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  • What Israelis Really Think Should Be Done About Gaza

    What Israelis Really Think Should Be Done About Gaza
    By KARL VICK / JERUSALEM Karl Vick / Jerusalem – Sat Jun 19, 1:15 am ET

    Until the flotilla fiasco, the blockade of Gaza was not a matter of great concern to the Israeli public. And Thursday's decision by Israel's government to loosen its grip on the flow of goods into the territory - vague on specifics and heavy on conspicuous intent - was aimed squarely at a world watching from beyond missile range. "Look, I come from a kibbutz that's very close to Gaza," says Ran, a 40-year-old in Tel Aviv. "I go there to visit, and it's not nice."

    The agricultural collective he comes from, called Nirim, grows organic peanuts and sweet potatoes in fields that run right up to the barrier that encloses 1.5 million Palestinians within Gaza. From the northern tip of the enclosure, an area of trash-strewn lots, militants scramble across to launch homemade rockets, then scramble off before Israeli artillery homes in on the launch coordinates. The rockets do not travel far, but they can reach Nirim. In March, shrapnel killed a Thai man working in a field there. (See how Israel has eased but not ended its Gaza blockade.)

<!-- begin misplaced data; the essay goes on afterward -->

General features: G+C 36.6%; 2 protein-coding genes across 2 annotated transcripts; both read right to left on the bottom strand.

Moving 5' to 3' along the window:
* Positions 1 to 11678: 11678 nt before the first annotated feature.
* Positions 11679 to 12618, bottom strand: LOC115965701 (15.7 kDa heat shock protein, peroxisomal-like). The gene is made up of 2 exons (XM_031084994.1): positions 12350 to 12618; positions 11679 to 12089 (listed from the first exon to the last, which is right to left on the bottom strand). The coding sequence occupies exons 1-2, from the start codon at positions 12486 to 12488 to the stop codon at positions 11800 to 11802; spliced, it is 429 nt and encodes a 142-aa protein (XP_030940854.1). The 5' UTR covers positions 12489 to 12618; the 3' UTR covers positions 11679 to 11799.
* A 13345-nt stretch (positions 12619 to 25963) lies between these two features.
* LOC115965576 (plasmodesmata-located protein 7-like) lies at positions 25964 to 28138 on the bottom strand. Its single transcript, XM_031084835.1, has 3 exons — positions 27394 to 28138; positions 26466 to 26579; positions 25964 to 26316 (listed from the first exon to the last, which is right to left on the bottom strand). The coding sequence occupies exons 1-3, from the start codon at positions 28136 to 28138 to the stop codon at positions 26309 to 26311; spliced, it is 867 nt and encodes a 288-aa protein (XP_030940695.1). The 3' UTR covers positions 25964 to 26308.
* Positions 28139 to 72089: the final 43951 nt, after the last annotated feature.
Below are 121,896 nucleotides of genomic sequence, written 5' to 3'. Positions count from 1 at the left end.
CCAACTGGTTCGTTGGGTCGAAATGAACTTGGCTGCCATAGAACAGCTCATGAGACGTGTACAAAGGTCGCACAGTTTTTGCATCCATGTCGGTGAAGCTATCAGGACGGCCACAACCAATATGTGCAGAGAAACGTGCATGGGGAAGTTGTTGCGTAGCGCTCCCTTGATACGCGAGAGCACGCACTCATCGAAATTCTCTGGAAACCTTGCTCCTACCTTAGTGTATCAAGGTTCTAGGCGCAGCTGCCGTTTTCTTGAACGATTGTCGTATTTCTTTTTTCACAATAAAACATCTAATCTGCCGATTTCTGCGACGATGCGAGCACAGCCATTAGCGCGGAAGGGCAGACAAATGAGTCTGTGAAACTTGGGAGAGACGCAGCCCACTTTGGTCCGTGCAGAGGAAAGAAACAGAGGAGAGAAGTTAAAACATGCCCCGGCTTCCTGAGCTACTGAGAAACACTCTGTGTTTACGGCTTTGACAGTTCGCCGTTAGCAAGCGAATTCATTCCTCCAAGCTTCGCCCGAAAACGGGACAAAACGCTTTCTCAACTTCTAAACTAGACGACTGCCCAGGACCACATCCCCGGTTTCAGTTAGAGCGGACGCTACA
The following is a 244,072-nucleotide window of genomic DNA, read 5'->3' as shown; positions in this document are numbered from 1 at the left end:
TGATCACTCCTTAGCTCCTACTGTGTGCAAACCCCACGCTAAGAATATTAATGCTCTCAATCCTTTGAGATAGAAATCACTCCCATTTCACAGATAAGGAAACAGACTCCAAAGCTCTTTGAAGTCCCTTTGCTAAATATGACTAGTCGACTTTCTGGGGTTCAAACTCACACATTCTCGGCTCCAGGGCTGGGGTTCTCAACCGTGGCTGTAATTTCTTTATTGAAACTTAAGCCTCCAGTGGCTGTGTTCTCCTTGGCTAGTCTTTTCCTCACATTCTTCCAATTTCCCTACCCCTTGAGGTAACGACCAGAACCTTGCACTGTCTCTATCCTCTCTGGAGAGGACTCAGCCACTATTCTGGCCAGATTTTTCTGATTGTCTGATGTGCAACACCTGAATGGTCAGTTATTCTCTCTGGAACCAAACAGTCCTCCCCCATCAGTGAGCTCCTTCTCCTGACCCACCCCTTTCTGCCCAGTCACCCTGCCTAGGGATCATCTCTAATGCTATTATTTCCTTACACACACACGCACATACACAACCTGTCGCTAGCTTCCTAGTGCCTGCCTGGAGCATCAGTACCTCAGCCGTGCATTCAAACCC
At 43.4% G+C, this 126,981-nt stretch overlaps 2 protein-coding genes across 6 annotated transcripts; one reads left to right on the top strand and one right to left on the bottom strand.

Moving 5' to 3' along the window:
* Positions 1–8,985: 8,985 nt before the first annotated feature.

The problem, from Ran's perspective, is not that Israel's grip on Gaza is too tight. The problem is the opposite. "The country doesn't do enough," he says, then shrugs. "But you do what you can."